Detroit Bureau on Twitter

Posts Tagged ‘ford focus review’

A Second Look at the 2012 Ford Focus

Staying in focus.

by on Oct.10, 2011

In a break with the past, two-thirds of the Ford Focus models sold in the U.S. are now hatchbacks.

Let’s see if we can get through this review without too many references to Ford focusing on its new 2012 Focus, or how the focus is on compact cars these days, or how the Focus focuses on fuel economy. You get the idea.

What Ford would prefer you to focus on (sorry) is the new Focus’ European pedigree, its on road prowess, and its 40 mpg promise. Let’s not forget the available MyFordTouch infotainment suite.

The last Focus was an unloved compact full of panel gaps, and what it lacked in performance it made up for in lack of styling. All the while, auto journos and compact-car freaks were clamoring for Ford’s European Focus.

Be in the Know!

Well, it’s here. Available in either hatchback or sedan configurations, the new Focus is a stylish entry in a class that is suddenly filled with fashionable entrées, such as the Hyundai Elantra, Hyundai Veloster, Subaru Impreza, and even the Chevrolet Cruze, which may not have the haute couture duds, but does have a plenty strong package.

Ford’s Fiesta was the Blue Oval’s first volley in the small-car war, and the Focus follows in its footsteps, albeit wearing bigger shoes. Available in four trims—S, SE, SEL, and Titanium—the Focus has a 2.0-liter gasoline direct-injection four-cylinder that makes 160 horsepower and matches to either a five-speed manual transmission or a six-speed dual-clutch automatic transmission.


2012 Ford Focus To Get Torque Vectoring

Torque split technology designed to power car through corners.

by on Dec.29, 2010

Ford will offer torque vectoring technology on all its 2012 Focus models.

Among the numerous features Ford Motor Co. will offer on its new 2012 Focus model will be something called torque vectoring control, a system designed to help power the car through corners.

The new system is designed to shift torque to the outer wheel as the Focus goes into a turn, both maximizing grip and improving performance.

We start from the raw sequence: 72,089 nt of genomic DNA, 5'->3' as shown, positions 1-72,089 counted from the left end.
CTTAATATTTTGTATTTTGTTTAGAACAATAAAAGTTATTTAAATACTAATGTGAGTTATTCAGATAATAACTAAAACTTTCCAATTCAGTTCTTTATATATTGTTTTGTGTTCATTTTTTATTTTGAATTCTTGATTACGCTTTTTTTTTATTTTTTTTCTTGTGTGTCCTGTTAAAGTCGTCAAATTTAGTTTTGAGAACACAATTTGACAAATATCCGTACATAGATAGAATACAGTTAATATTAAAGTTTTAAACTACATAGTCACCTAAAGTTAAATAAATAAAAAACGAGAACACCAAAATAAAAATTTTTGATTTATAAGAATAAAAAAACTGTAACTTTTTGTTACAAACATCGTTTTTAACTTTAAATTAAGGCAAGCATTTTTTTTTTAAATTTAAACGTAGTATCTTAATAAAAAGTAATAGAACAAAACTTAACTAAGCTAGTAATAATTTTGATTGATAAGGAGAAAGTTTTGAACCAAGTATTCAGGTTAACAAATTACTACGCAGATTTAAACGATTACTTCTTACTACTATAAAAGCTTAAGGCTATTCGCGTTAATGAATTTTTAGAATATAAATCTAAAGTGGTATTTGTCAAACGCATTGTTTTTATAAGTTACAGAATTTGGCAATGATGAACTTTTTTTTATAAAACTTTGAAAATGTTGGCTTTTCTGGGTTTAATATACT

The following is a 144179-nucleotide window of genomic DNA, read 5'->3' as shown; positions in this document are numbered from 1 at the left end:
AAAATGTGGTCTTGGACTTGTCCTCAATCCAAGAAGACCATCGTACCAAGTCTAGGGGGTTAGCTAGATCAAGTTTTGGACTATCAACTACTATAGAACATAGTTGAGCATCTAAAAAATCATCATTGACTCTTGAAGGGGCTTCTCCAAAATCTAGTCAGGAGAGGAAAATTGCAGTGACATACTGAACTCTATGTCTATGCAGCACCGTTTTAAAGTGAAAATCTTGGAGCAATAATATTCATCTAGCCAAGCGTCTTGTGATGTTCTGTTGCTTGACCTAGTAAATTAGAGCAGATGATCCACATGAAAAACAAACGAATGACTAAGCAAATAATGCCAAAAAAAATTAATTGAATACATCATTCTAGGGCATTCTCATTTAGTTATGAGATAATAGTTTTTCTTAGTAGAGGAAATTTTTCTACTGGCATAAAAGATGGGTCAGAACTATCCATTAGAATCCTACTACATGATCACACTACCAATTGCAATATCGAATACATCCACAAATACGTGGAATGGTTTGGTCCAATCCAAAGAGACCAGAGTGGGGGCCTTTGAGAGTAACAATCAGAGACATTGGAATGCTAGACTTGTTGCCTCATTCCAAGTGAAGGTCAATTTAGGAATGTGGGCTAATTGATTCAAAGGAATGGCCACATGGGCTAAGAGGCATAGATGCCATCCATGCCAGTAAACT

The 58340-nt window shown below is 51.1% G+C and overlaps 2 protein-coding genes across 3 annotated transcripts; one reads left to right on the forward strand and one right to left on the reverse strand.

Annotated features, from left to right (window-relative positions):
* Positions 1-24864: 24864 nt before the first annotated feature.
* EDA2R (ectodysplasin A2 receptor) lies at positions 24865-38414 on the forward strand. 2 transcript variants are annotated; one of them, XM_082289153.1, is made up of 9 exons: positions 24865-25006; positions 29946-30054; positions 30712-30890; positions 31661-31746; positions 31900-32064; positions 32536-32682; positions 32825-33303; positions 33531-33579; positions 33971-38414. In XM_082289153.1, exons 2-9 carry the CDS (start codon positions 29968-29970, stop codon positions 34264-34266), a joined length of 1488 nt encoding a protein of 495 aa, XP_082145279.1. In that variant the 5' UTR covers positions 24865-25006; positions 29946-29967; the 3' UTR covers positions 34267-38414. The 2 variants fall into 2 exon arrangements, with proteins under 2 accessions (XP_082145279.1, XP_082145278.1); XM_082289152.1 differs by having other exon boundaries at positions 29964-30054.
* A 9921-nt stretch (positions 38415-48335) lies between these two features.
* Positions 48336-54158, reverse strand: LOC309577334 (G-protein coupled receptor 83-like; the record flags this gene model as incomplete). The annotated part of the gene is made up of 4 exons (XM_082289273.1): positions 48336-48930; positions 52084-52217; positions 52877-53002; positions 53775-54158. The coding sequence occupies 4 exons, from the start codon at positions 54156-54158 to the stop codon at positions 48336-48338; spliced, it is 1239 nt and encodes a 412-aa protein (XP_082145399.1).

Ford becomes the first automaker in the compact segment to offer torque vectoring, notes Focus program manager Rick Bolt.  “Because torque vectoring control is on all our Focus models, it will elevate skill sets across a broad range of drivers,” he contends.

Your Trusted Source! Click Here to Subscribe!

But Ford is just the latest on a growing list of manufacturers offering torque vectoring technology.  Other makers that have adopted the concept include Audi, Acura and Subaru.  The concept goes a giant leap beyond the time-tested limited-slip differential offered by most modern automakers.  And with all-wheel-drive models can help overcome a tendency to push through corners.


Ford Rallies For New Focus

Detroit maker betting big on its latest small car.

by on Nov.18, 2010

Ford aims to win over young first-time buyers with the 2011 Focus.

Ford Motor Co. is betting big on small cars.  It began the 2011 model-year early with the launch of the little Fiesta model and now comes the next-generation Ford Focus, the compact car the Detroit maker came to the L.A. Auto Show to formally unveil.

Detroit makers have traditionally shunned compact offerings, usually viewing them as low-profit nuisances, more than anything else.  But Focus is a critical piece in Ford’s evolving global product strategy, the newest version sharing 80% of its components with the Focus sold in Europe.

Your High-Performance News Source!

That not only improves the business case but has allowed Ford to load up the new 2011 Focus with an array of standard features, such as its Sync voice-controlled infotainment system, noted Ford’s President of the Americas Mark Fields, normally not offered on what is usually positioned as an entry-level econobox.


First Look: 2011 Ford Focus

Ford goes global, and customers could reap the benefits.

by on Jan.11, 2010

The 2011 Focus is the next part of Ford's global product development strategy.

Ford is going global. Again.

In classic form, the automaker would routinely develop separate models for key markets like the U.S. and Europe, even though it was a costly way that the Japanese long ago proved ineffective.  Following the strategy of the company’s new Fiesta, the next-generation Ford Focus will be produced and marketed all over the world.  And buyers could reap some real benefits from that new approach, if the car debuting at the 2010 North American International Auto Show is any indication.

Your Auto Show News Source!

Sharing the same underlying platform as Europe’s C-Max and Grand X-Max “people movers,” the 2011 Ford Focus is a better looking and more sophisticated offering than the one currently found in U.S. showrooms.